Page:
Abu-Jamal’s defense team identified 29 claims of constitutional violation of Abu-Jamal’s constitutional rights, three of which have recently (May 17, 2007) been argued before the justices of the U.S. Third Circuit Court of Appeals that now is in deliberation on those claims.

Schiffmann’s discovery of the 26 photos is announced in his thorough analysis of the case in his 2006 book, Race Against Death: The Struggle for the Life and Freedom of Mumia Abu-Jamal (published already in Germany, and awaiting publication in English). The book is an excellent introduction to the case’s complexities. The most startling feature of his study, though, may be the 26 photos he discovered through internet research, taken by experienced press photo-reporter, Pedro P. Polakoff.

These photos still have not been acknowledged or discussed at length by the U.S. media in spite of the long-running public controversy this case has engendered. Seven points, summarized in chart form at end of this press release, dramatize the importance of the Polakoff photos:

Point 1 - The Earliest Photos of the Crime Scene. Press photo-reporter Polakoff arrived at the crime scene just 12 minutes after Faulkner’s killing was reported to police, and he produced at least 26 photos of the scene over a 30-45 minute period, completing them before the Philadelphia Police Department’s Mobile Crime Unit began taking its own pictures.

Point 2 - Officials Ignore Polakoff’s Evidence. Polakoff offered his photos to the D.A.’s office, not once, but twice (before the original 1982 trial and during Mumia’s 1995 PCRA hearings), but at neither opportunity did the prosecutors show any interest or respond to Polakoff’s attempts to contact them. No jury, judge or other legal group has formally reflected on these photos.

Point 3 - An Unsecured Crime Scene. Reflecting on the crime scene in conversation with Schiffmann, Polakoff described it as the “most messed up crime scene I have ever seen,” and, contrary to almost all police protocol and manual instructions, he recalls being permitted to move freely almost everywhere at the scene.

Point 4 - Police Ploys at the Crime Scene. Polakoff’s photos show what appear to be manipulation of evidence and corruption of the crime scene:

(a) A key example of the manipulation of evidence is the movement of slain Officer Faulkner’s hat. The police photos taken later, and then presented to the jury in 1982, show the hat lying on the sidewalk where Faulkner was shot. But one of the earlier of Polakoff’s photos shows the hat resting on the top of his brother’s, Billy Cook’s, Volkswagen.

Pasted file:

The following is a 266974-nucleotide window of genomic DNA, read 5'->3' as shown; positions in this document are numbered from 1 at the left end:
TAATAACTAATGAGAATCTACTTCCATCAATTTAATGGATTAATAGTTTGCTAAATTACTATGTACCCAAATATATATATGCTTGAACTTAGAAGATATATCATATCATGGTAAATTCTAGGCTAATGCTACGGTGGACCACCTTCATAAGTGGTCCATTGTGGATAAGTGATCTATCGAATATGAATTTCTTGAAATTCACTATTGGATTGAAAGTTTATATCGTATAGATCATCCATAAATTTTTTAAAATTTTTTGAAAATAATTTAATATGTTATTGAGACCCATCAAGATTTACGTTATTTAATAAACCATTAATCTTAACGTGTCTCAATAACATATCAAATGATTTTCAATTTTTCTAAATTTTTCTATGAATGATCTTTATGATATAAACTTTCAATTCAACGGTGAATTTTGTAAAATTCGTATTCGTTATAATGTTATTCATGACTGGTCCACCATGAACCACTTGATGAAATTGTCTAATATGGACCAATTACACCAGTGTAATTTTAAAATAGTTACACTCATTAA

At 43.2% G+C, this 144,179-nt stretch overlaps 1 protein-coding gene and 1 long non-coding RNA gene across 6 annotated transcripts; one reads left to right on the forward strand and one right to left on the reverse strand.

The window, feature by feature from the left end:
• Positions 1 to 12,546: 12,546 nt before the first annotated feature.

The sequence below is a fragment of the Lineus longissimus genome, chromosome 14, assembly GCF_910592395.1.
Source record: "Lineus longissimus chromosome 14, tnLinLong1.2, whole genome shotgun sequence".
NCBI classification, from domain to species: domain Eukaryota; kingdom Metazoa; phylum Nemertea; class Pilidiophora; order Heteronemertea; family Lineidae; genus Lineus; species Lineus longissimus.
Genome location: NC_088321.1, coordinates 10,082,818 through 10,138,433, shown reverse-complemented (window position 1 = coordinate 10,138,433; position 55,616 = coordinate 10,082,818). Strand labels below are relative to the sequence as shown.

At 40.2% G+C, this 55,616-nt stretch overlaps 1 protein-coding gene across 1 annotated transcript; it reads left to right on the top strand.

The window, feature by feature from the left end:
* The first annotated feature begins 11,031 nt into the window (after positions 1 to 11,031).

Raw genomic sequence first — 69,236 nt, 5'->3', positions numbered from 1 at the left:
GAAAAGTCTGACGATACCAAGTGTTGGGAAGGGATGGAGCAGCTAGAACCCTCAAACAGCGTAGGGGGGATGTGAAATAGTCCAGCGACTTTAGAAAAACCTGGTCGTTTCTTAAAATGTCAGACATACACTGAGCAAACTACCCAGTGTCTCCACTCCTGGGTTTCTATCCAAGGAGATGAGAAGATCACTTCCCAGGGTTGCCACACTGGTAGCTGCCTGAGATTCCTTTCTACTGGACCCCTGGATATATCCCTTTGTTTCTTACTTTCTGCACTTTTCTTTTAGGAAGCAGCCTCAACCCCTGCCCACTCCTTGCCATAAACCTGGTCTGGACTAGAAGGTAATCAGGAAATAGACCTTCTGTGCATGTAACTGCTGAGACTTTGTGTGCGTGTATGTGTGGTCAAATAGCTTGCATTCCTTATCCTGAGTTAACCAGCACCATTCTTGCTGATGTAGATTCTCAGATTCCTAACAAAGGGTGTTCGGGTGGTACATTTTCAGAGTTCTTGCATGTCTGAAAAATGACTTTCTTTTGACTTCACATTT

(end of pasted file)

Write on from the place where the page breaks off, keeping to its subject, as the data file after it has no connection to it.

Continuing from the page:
(b) Exemplary of the corruption of the crime scene are signs of police officers touching the revolvers of Faulkner and Abu-Jamal. At trial, Officer James Forbes denied touching the guns’ metal parts during the full one-and-one-half hour he held them. But not only one, but several of Polakoff’s photos show Forbes holding the guns and touching their metal parts while he stood at the crime scene.

Point 5 - Prosecution’s Cab-Driver Witness: Where Was He? One of the prosecution’s key witnesses, cab driver Robert Chobert, claimed that as the shooting started he was sitting in his cab right behind Faulkner’s police car. But two of Polakoff’s photos show the space behind Faulkner’s squad car at the crime scene, and Chobert’s cab is not parked there.

Point 6 - Did the Killer Really Shoot Downwards at Faulkner on the Pavement? Prosecutors argued that Abu-Jamal, after first shooting him in the back, killed Faulkner by standing over him, unloading several shots from his .38 revolver while Faulkner lay face-up and wounded on the sidewalk, one bullet hitting the policeman “right between the eyes, literally blowing his brains out.” But six of the Polakoff photos show only a clean blood-stain trickling toward the street gutter, not the sidewalk splatter that a .38 revolver would have produced. Even more importantly, the photos also show no traces in the side-walk of the large pieces of cement that the other shots from the .38 revolver would surely have broken out from the pavement.

Point 7 - Police Officers’ Early “Passenger” Theory. Polakoff reported to Schiffmann that officers at the crime scene expressed the conviction that the shooter had been in the passenger seat of Billy Cook’s Volkswagen and had shot Faulkner from that position.

Point 7 warrants special commentary. This early theory of the police was abandoned by the prosecution at trial in favor or an argument that the shooter – according to them, Abu-Jamal – shot Faulkner not from Billy Cook’s Volkswagen, but after running from his own cab parked across the street and toward the crime scene. (Abu-Jamal’s defense did not dispute that Mumia came through a parking lot across the street and had been shot by Faulkner, though of course defense denied claims that Mumia was the shooter.)